Simply insisting the relevance of propositions returns economics to a natural history of economic phenomenon…. Many of heterodox macroeconomics is a collection of simple expositions of economist’s belief. It may seem relevant at a first sight but we cannot know when such model or law is valid or how it is exact. (Yoshinori Shiozawa)

    Just as all models come with limitations (which mainstream economics seems to ignore at times) the search for some universal valid “law” by which one may eliminate contingency and uncertainty in the search for the holy grail of exactitude is simply unachievable when it comes to the ontic level of organisms (human beings) and society?

  7. January 25, 2018 at 10:20 am

    Dear Rob Reno,

    thank you for your comments and questions on my post above. You should know that this is not the first time I post a comment with similar claims. As this blog is not well designed, it is difficult to go back to the past comments. Once Lars Syll responded to my comment and argued that it was his style of contributing to economics as philosopher of economics. I still have an opinion that only repeating criticism against neoclassical economics is not productive. It is sometimes destructive by enhancing among laic people disbelief on economics in general.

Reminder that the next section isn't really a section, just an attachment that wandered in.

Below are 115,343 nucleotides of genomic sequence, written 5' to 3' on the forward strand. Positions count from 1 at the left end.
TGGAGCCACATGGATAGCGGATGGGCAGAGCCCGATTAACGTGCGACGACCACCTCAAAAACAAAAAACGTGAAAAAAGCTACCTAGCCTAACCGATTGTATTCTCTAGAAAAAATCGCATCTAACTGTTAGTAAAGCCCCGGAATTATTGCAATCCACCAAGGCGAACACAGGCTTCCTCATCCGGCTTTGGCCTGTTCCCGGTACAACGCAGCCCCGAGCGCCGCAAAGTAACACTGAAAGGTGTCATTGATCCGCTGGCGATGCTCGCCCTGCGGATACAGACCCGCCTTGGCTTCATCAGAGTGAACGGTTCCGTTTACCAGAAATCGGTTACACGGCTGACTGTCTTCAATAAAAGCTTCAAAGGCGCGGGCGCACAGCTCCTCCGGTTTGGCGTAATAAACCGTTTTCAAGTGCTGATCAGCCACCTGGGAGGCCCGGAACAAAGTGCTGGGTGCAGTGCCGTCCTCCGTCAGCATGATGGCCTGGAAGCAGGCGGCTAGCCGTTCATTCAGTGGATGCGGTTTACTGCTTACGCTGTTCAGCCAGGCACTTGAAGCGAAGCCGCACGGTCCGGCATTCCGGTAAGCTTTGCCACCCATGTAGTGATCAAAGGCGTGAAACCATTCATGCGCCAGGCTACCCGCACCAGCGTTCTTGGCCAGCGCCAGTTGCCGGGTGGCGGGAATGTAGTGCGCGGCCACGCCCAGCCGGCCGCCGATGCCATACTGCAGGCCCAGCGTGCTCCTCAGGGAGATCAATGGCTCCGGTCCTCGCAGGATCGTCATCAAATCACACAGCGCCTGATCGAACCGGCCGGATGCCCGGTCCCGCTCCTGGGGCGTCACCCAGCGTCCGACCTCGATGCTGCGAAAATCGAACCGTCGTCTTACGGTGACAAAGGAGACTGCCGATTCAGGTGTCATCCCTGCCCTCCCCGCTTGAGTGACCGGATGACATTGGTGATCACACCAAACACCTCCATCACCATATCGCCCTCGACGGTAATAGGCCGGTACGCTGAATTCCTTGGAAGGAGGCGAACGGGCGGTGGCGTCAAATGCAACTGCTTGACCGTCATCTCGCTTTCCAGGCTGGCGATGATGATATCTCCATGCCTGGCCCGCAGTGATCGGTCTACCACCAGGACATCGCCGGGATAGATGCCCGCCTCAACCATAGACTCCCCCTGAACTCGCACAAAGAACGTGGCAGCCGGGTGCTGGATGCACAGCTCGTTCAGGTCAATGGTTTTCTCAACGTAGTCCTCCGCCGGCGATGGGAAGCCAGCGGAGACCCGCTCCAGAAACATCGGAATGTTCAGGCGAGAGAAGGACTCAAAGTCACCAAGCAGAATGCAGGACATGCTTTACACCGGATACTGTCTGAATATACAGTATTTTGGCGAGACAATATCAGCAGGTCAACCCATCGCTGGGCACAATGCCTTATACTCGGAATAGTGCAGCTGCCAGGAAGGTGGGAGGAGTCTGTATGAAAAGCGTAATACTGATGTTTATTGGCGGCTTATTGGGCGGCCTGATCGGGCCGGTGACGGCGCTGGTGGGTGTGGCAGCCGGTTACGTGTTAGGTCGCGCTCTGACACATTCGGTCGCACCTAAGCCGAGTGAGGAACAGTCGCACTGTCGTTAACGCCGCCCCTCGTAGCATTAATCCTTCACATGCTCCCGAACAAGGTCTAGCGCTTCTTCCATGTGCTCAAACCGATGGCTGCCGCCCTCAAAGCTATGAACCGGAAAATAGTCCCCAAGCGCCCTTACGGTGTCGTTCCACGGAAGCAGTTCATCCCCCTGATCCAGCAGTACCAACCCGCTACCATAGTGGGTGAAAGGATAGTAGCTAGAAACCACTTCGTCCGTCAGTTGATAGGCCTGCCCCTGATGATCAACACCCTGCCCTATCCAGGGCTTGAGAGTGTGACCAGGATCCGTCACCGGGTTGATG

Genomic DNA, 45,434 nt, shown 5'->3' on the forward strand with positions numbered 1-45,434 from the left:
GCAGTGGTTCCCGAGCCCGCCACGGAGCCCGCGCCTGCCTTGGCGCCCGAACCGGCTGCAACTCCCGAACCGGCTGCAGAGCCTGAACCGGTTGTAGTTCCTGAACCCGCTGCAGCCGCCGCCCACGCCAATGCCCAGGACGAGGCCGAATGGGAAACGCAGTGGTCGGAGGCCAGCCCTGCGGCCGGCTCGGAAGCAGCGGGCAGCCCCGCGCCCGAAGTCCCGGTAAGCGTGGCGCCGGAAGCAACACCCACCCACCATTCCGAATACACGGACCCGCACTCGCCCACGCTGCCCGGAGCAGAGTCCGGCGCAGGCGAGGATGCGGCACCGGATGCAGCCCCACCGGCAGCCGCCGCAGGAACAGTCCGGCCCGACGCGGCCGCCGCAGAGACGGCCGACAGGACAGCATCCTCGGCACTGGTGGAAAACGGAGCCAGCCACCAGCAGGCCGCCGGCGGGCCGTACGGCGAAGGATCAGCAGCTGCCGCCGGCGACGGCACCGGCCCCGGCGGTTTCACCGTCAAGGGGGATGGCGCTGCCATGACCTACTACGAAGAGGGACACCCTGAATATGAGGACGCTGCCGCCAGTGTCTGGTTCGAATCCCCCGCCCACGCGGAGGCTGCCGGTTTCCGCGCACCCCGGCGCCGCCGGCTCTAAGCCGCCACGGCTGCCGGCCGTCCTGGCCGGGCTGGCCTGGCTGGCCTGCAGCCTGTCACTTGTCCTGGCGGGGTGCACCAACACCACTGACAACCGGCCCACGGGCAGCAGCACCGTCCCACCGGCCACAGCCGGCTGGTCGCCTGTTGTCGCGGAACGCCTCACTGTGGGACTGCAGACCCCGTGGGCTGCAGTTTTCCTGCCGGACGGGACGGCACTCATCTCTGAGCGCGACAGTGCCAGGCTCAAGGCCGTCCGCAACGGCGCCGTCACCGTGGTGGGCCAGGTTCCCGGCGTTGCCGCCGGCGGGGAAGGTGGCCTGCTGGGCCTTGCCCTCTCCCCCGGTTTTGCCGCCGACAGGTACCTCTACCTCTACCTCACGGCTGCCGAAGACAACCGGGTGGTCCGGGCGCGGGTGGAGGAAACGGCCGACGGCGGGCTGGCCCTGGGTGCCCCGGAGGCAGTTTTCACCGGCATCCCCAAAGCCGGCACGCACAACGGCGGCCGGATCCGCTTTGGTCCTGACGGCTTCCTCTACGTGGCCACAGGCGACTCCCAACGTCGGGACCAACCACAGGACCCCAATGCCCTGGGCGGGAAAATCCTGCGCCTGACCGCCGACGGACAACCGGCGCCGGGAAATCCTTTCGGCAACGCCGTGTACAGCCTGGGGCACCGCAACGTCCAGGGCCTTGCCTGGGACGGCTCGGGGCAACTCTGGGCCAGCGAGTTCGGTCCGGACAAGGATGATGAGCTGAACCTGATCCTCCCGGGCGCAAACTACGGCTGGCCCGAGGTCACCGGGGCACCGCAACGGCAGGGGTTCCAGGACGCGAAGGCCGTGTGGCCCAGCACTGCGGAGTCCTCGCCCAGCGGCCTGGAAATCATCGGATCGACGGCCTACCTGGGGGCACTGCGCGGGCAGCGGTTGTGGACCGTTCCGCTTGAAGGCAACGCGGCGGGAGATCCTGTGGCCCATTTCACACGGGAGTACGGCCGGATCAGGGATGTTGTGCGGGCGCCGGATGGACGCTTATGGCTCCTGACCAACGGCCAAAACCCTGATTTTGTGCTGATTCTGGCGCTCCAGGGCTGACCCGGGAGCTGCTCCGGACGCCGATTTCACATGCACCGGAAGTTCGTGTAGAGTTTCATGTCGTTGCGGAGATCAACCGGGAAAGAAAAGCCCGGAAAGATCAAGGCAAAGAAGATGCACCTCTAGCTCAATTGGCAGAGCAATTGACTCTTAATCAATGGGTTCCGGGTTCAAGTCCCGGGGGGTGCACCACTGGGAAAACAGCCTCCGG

What is more destructive is that professional economists also become to believe that criticism is sufficient to make an identity of a school of economics. For example, see Brendan Markey-Towler’s book review on the Oxford Handbook of Post-Keynesian Economics and comments there (including mine).